“If it is a question of kicking the can down the road, that’s one thing. But if you have actually repaid a substantial amount of debt and you have a clear amortisation schedule that will lead to the expiry of that debt, then that is another thing. It is also the terms of these refinancings that are important.”

Problem loans

Dubai’s banking sector has particularly benefited from the deal, as it has reduced the sector’s ratio of non-performing loans (NPLs).

According to US ratings agency Moody’s Investors Service, Dubai World’s debt exposure represents about 22 per cent of the UAE’s total problem loans, which stood at 8.7 per cent of total lending as of June 2014.

Local bank Emirates NBDhad one of the largest exposures to Dubai World debt and, once the restructuring deal was reached, it was able to reclassify its exposure to the conglomerate as performing debt as opposed to non-performing debt, which has had a positive impact on the sector as a whole.

Moody’s estimates that the reclassification of Dubai World debt will reduce the UAE’s NPL ratio by about 2 per cent, bringing the total ratio down to 6 per cent for the full year 2014.

Dubai World also took steps towards the end of last year to ensure it can meet its repayment obligations by disposing of some assets.

Asset sales

Creditors had been concerned by the lack of momentum behind the planned asset sales by the GRE in recent years. They had expected it to dispose of some assets to repay the original 2011 restructured debt.
Yet by the end of last year, Dubai World had only sold off Economic Free Zones, which owns the Jebel Ali Freezone (Jafza), to its subsidiary DP World in a $2.6bn deal.

The acquisition will include DP World taking on $859m-worth of Jafza’s outstanding debt, which was expected to ease the pressure on Dubai World’s balance sheet.

Dubai World has also now returned to the bank market, raising a $1.2bn syndicated loan via its wholly-owned subsidiary Ports & Free Zone World in March.

The loan was arranged by the UK’s HSBC, the US’ Citibank and Emirates NBD, and a further seven banks – mainly local – joined during syndication. The loan could be used to partially repay Dubai World’s debt that is due this year.

Dubai Holdings, a GRE that has assets in the media, tourism and property sectors, including the hotel chain Jumeirah Group, has also tackled some of its debt obligations over the past year. In January 2014, the company repaid its e750m ($810.4m) bond upon maturity and prepaid an amortising corporate bank facility in April 2014.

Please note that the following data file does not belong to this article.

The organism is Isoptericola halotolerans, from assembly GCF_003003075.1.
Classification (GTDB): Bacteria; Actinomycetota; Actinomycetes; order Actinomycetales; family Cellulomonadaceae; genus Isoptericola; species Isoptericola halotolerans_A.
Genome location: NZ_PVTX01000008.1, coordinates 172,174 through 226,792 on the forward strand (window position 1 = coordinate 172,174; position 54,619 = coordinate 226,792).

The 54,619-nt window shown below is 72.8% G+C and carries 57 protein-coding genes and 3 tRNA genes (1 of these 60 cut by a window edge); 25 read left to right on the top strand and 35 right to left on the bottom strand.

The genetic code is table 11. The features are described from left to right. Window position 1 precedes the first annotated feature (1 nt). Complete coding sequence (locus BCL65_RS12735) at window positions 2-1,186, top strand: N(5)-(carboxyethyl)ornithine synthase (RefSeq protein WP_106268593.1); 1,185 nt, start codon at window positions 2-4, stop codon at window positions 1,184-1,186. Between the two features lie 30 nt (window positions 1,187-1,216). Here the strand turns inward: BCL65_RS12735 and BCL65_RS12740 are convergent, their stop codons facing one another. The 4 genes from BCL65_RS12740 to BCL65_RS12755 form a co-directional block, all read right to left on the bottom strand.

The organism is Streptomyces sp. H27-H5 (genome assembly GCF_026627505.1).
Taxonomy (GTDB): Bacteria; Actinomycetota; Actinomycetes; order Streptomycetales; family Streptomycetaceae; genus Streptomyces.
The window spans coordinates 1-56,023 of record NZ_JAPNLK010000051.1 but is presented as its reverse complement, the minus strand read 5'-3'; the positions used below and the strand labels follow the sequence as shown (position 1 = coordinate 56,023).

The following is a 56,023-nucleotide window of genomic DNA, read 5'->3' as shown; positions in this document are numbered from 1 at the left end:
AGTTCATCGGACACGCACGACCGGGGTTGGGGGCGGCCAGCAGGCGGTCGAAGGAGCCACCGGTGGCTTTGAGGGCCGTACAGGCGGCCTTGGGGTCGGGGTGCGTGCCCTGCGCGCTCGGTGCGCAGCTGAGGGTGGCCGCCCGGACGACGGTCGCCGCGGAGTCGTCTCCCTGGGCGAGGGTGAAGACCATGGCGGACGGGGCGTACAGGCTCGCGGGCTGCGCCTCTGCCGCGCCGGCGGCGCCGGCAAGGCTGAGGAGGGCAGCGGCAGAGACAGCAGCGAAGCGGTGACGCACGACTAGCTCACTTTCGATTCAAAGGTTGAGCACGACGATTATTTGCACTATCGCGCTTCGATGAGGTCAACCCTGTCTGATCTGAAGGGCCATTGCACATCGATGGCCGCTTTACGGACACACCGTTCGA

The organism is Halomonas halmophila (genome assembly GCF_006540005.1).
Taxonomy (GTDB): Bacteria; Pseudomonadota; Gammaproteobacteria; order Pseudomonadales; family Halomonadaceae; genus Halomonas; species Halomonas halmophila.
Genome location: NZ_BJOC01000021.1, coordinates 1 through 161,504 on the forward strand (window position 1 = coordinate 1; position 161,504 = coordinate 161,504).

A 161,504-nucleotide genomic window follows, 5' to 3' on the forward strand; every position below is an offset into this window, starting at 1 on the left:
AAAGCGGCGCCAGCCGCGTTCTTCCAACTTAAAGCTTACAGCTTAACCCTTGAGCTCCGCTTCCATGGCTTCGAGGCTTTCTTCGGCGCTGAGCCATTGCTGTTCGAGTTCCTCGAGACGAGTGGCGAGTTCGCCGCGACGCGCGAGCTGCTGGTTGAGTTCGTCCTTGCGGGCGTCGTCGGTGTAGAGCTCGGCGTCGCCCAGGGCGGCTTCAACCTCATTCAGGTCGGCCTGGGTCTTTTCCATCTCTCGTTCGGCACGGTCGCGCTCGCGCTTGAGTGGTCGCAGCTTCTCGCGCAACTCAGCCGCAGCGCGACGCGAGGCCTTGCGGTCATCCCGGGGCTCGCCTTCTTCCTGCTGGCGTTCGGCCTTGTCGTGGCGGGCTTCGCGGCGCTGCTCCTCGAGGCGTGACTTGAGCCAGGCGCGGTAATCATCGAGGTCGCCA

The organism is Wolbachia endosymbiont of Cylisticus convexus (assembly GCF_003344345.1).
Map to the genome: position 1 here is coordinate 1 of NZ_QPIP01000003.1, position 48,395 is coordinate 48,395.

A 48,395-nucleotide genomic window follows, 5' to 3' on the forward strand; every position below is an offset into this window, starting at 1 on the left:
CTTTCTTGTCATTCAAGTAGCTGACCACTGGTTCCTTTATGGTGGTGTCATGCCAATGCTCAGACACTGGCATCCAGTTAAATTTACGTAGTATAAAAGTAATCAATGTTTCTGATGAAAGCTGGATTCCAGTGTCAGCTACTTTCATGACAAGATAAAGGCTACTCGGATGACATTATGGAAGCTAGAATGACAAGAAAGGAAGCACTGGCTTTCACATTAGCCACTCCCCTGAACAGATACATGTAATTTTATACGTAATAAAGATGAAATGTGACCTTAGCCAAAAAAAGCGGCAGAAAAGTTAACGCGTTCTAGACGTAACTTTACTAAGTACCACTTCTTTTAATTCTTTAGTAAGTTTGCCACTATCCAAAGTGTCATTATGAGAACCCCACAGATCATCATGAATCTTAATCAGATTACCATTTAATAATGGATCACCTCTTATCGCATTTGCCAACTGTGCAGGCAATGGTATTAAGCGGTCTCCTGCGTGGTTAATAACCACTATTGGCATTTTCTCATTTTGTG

However, by the end of the year it managed to increase its total debt obligations by raising additional financing at business-unit level.

Dubai Holdings

The company’s next biggest public debt maturity is a £500m ($747.3m) bond due in February 2017. Dubai Holdings improved its debt-to-equity ratio last year, reducing it to 0.52 compared with 0.61 in 2013.
Property developer Nakheel also repaid its AED7.9bn-worth of bank debt to its creditors last August, four years earlier than planned.

Dubai still has many more debts to pay and it will spend 6 per cent of the government’s 2015 budget on debt servicing.

Yet, the sustainability of this debt is improving and that is reassuring the market. This is demonstrated by Dubai’s improving Credit Default Swap (CDS) price, which reflects the cost of insuring debt against sovereign risk. At the height of the financial crisis, the CDS price soared to 700 basis points. It is now hovering around 210 basis points.

At the height of the financial recession in 2009, Dubai’s debt peaked to 66 per cent of the emirate’s GDP in 2009. It declined to 60 per cent in 2013.

“Although Dubai’s total debt has not significantly declined, the emirate’s debt-to-GDP ratio is improving, and the reorganisation and sale of some assets has also improved Dubai’s risk profile,” says Henin.

As of last year’s forecasts, the IMF said that if there are no serious shocks to Dubai’s growth rate, the debt-to-GDP ratio will decline to 53 per cent this year. Yet in the event of another property crash and a global economic downturn, the debt ratio could soar back up to 68 per cent.

Warning signs

Since the IMF’s forecasts, the global price of oil has plummeted to about $55 a barrel, placing pressure on the government balance sheets of Gulf countries.

But fears about the impact on Dubai’s debt repayments and budget have been slightly more muted due to the emirate’s already highly diversified economy. Oil revenues will account for 4 per cent of Dubai’s budget this year.

“In the near term, we think Dubai should be able to tackle refinancing challenges, but the possible increase in government external borrowing is set to take place against a more challenging backdrop,” said a note issued in late 2014 by the US’ Bank of America Merrill Lynch.

More recent reports have revealed signs of a slowdown in Dubai’s property market, with CBRE’s first-quarter report finding that residential prices fell by 2 per cent in the first three months of the year.

The long-term impact and direction of oil prices, as well as slumps in Dubai’s real estate sector, will inevitably raise some concerns about the emirate’s long-term economic growth and ability to repay debts.

Confidence in the sustainability of Dubai’s debt has clearly improved, but it is not clear yet how long-term and resilient that level of confidence is.